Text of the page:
🗣 Facebook ads, video 🤖

Friday, April 17, 2020 :: Tagged under: blurb pablolife culture. ⏰ 3 minutes.

🎵 The song for this post is Pick Up The Pieces, by Average White Band. 🎵

Plinko: a bunch of pegs and a ball that bounces between them to land in a bucket.

Ian Bogost and Alexis Madrigal wrote a pretty solid in-depth look at Trump's Facebook game, often mentioned but poorly understood. If you hear stories like "Trump ran 100,000 Facebook ads in April" and not really known what that meant, this demystifies. It's also, of course, terrifying: much like COVID was a story of something we could have contained if we acted fast enough and now the cat is well out of the bag, Society May Never Be The Same, and institutions we relied on will never recover, Facebook's control over the Internet and minds of the populace is past the point of easy repair. I don't know how anybody thinks populations are "above" propaganda with even a cursory understanding of history. And hey, Facebook's nonconsensual research on its users demonstrates it too. It's also the entire business model: "we influence users [their purchasing decisions via ads]"

I wrote about why I left (about a year and a half ago!, wow, time!), and sometimes when scrolling over Karen's shoulder, I miss it. I missed a birthday party invite. I wonder how people are doing. One of my last memories on it was discovering a cute girl I had a big crush on in Middle School (we saw Swimfan lol) died in a car accident two years earlier.

But apart from that odd pang (maybe once a month? every two months?), I really don't miss it at all. I don't miss the mindless opening of a tab several times a day to feel like garbage in the quest to distract myself from why I'm not living a life I would enjoy more. I've got plenty of other vices.

One of the prevailing themes of the article was how advanced AI systems are inscrutable for their users, builders, and operators. It's pretty funny that we've put so much power into what amounts to a giant, opaque game of Plinko.

Whenever folks pretend to be experts in extremely complex systems, I always think of those terrible "shake the table" football toys. I hear them sincerely believe they're deep, strategic thinkers about something so arbitrary and uncontrollable. Most of these fields are such that you can't verify or falsify anyone's expertise because there are too many variables at play: politics ("the reason [X] won is because of [theory that validates my worldviews]"), business ("see… they should have built something better! if only they'd known…"), or how you can be sure your world-devouring AI-powered product isn't causing worse problems than it's solving.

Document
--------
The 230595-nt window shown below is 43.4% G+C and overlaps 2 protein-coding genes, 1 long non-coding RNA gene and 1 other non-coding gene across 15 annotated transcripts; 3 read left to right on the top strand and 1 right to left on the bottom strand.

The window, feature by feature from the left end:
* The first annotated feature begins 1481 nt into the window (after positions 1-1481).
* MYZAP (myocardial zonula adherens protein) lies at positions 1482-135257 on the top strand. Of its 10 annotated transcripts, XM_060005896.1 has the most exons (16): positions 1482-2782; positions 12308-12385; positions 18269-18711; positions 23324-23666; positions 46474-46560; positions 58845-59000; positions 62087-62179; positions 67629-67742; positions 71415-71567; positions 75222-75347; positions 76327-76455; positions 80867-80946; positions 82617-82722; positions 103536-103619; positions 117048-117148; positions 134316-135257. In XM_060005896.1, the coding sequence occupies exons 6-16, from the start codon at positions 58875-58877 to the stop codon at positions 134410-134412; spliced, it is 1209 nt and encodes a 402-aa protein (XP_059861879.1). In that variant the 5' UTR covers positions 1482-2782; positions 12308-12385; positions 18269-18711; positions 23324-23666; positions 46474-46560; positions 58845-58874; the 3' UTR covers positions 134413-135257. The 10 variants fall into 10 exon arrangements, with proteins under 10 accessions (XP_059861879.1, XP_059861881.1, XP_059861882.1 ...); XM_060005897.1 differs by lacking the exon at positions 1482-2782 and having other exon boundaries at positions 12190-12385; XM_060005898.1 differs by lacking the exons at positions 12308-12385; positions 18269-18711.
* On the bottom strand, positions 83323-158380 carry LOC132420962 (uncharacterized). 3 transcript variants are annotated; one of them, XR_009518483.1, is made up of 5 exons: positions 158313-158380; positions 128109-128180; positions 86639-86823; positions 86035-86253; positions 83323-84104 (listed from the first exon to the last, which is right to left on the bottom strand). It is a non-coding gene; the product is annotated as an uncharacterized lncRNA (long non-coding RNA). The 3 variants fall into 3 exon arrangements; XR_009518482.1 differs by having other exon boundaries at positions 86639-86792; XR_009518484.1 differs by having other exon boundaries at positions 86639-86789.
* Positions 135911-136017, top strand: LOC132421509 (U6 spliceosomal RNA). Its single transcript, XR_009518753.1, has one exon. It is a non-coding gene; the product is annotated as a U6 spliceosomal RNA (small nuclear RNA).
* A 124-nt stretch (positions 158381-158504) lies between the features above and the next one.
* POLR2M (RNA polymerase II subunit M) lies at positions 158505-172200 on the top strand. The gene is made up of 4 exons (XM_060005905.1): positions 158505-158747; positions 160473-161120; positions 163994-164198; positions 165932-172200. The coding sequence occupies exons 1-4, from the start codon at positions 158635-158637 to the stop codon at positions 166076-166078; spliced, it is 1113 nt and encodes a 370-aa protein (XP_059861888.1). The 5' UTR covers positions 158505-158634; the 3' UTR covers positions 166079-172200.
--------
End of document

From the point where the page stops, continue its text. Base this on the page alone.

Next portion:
Anyway, chaotic system go brrrrr

(via)

Ben rules

The absolute legend Ben Hutchison responded to my documentation post with a fantastic comment on his work and motivations in documentation. Do check it out! And comment, engage! It's more fun that way lol.

Ben also coined Ben's law: "if a game has horses, the game has horse physics problems." I snapped an example from Fire Emblem last week:

Cool video

Ian Danskin is behind Innuendo Studios, which does a lot of cultural analysis, especially around legions of angry extremely online men. He did one on agency in Blade Runner 2049 which I enjoyed, even though I haven't seen it:

Thanks for the read! Disagreed? Violent agreement!? Feel free to drop me a line at , or leave a comment below! I'd love to hear from you 😄